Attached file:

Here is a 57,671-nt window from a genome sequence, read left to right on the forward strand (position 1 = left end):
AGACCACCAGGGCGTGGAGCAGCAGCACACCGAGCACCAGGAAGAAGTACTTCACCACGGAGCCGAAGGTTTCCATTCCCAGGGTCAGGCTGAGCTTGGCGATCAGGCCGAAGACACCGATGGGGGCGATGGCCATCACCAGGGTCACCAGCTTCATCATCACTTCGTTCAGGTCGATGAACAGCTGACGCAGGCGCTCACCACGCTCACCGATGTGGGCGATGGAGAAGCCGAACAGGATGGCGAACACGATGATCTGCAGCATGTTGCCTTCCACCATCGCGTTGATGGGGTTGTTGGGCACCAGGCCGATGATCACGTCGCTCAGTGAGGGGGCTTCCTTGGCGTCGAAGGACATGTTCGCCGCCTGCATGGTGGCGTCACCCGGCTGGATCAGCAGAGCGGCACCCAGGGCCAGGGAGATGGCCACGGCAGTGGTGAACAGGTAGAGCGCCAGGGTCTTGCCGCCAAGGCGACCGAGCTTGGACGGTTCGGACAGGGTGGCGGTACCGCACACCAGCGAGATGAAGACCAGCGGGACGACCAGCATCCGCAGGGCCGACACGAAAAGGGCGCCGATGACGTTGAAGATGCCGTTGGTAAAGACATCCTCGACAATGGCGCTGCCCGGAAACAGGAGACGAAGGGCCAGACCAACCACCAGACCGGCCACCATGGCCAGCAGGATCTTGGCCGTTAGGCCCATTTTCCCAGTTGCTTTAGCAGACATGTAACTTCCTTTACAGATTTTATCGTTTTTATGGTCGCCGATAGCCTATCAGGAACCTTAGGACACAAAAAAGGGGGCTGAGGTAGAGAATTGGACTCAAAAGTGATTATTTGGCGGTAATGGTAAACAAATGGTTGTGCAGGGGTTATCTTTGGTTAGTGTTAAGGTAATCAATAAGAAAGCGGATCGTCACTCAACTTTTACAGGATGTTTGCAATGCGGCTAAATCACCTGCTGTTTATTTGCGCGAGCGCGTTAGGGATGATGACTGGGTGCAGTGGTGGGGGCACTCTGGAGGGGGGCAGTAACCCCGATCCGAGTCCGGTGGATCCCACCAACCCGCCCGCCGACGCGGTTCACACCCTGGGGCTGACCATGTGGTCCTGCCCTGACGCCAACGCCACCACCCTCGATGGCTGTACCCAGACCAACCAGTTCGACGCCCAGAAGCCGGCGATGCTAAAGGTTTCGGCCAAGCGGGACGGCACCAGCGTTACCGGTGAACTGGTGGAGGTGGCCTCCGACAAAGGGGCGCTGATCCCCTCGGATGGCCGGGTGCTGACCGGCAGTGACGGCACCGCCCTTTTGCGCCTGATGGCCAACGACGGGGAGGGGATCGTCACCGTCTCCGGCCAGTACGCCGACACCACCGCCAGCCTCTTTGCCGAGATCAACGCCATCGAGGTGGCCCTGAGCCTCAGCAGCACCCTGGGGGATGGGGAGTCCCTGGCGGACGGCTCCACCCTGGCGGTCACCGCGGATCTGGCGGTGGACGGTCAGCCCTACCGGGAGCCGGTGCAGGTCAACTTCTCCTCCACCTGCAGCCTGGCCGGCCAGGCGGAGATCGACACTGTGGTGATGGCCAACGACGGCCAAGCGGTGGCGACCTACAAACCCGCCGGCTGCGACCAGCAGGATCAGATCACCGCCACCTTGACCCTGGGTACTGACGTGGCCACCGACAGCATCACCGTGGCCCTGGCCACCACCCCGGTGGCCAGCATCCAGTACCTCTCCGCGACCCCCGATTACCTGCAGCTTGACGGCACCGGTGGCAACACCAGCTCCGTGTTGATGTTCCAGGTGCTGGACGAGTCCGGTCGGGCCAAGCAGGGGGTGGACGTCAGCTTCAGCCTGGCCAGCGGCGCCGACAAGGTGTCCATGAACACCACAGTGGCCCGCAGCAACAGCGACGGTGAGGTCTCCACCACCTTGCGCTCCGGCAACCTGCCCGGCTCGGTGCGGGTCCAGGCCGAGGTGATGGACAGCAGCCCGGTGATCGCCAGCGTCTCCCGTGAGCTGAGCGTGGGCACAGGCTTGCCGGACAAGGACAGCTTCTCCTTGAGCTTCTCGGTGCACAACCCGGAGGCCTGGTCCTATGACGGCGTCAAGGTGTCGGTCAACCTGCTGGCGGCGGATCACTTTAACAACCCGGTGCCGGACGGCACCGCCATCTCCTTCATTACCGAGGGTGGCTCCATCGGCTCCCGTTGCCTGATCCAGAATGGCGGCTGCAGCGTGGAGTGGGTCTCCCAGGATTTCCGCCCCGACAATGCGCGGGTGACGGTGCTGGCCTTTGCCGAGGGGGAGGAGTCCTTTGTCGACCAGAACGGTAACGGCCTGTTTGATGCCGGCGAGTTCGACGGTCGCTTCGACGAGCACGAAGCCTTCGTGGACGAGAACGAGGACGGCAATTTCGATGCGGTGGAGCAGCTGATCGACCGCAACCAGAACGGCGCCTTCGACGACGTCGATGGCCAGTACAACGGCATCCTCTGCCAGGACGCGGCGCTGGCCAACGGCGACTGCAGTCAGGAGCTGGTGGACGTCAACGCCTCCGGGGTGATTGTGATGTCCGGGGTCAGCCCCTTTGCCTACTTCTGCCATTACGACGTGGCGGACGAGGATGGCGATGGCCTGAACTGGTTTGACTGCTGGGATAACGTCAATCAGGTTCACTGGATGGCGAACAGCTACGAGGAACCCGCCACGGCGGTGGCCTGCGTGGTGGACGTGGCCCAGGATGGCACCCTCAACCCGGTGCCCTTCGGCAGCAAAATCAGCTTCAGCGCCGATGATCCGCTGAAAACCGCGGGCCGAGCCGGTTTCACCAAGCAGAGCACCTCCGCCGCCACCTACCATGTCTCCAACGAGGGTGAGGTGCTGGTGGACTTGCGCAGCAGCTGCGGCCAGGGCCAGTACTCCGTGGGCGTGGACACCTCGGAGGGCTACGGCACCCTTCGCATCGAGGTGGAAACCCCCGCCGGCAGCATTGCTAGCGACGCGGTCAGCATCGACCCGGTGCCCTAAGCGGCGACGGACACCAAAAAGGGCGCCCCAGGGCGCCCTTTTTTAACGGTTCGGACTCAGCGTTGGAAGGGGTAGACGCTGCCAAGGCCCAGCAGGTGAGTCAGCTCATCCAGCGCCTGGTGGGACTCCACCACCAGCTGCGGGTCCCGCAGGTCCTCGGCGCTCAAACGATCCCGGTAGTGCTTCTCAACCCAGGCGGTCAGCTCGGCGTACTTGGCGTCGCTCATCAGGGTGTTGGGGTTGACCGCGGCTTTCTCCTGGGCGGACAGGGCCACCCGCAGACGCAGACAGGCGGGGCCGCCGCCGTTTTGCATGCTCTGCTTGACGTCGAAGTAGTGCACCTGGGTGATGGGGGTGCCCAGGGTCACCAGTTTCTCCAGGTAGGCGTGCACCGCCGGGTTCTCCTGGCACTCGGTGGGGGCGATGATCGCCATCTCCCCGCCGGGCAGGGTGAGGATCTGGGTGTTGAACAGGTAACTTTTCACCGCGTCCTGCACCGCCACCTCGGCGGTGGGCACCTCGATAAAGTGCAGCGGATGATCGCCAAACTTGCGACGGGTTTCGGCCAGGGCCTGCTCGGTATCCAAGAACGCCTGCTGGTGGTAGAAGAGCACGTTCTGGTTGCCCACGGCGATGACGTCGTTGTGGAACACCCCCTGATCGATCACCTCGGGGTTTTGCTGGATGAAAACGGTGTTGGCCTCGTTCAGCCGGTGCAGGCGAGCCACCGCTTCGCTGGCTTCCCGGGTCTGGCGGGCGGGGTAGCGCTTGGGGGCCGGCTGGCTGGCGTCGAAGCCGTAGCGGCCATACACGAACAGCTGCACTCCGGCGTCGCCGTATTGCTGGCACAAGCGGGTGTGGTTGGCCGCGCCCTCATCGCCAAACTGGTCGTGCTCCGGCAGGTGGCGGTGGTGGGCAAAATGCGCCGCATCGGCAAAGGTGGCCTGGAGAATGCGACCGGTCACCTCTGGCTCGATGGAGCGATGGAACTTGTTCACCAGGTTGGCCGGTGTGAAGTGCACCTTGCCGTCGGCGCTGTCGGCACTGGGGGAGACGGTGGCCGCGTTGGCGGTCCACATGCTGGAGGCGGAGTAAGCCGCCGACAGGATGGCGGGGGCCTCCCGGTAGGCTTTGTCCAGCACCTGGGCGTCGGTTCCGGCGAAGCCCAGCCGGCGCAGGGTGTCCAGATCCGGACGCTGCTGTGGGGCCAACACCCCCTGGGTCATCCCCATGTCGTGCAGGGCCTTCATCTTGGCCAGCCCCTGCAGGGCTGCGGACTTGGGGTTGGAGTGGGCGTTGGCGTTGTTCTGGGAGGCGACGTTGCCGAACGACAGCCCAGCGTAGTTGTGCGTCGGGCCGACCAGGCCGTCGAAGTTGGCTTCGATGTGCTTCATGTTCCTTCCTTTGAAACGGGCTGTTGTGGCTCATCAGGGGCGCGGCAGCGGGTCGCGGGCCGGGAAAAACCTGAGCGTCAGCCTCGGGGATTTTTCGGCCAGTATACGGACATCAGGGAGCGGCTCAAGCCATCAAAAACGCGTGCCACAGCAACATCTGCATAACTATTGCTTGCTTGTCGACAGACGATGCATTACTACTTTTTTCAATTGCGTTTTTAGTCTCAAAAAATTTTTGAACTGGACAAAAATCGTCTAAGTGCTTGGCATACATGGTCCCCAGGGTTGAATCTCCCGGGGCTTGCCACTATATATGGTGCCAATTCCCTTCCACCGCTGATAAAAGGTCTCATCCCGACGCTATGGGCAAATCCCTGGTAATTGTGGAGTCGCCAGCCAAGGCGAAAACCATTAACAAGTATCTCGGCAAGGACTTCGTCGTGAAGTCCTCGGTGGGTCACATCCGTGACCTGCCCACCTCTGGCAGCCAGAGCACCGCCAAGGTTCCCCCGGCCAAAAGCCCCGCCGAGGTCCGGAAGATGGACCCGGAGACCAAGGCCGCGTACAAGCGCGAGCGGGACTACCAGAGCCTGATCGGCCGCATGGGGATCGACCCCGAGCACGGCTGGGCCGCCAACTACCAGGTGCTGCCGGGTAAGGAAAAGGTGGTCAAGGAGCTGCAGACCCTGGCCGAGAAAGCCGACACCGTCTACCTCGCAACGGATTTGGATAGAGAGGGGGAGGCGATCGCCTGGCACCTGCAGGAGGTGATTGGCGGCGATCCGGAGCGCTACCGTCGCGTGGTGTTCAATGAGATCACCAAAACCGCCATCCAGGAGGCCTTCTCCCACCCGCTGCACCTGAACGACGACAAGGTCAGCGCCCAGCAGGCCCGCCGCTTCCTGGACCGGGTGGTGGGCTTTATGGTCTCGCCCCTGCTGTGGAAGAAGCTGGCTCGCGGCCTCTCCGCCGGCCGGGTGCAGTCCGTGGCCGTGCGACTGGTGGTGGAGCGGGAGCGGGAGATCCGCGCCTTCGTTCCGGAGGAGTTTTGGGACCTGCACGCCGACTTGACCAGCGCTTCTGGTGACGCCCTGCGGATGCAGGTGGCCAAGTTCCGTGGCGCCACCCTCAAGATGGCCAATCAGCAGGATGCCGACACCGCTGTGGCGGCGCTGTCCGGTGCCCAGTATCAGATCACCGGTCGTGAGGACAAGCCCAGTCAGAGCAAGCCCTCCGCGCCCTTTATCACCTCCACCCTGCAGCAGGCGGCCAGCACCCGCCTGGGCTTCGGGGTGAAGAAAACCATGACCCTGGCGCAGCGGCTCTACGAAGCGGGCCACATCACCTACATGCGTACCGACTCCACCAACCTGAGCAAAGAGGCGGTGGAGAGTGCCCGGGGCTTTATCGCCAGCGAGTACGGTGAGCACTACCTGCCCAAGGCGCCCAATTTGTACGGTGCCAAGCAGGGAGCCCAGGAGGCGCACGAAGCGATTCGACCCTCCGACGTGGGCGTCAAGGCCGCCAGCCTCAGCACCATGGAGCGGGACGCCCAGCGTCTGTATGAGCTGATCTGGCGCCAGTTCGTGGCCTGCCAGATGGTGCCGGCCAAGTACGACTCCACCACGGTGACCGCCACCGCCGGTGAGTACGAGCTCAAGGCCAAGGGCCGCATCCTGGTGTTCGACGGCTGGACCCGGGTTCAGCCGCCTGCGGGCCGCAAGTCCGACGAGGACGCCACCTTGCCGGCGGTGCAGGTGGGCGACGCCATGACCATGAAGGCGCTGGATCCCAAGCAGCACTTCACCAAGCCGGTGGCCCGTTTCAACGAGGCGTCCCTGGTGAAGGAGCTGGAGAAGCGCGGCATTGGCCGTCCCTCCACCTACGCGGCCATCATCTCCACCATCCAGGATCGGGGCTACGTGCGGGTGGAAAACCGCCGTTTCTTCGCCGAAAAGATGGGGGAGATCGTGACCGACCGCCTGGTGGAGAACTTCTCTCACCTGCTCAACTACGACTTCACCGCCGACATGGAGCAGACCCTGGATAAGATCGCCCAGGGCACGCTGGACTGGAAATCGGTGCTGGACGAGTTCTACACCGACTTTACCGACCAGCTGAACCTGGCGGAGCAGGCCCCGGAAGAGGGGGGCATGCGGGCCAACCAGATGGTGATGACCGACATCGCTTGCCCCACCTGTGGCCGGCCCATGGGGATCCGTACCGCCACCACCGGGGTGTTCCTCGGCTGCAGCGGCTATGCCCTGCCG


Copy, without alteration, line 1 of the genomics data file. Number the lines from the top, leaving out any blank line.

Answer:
Here is a 57,671-nt window from a genome sequence, read left to right on the forward strand (position 1 = left end):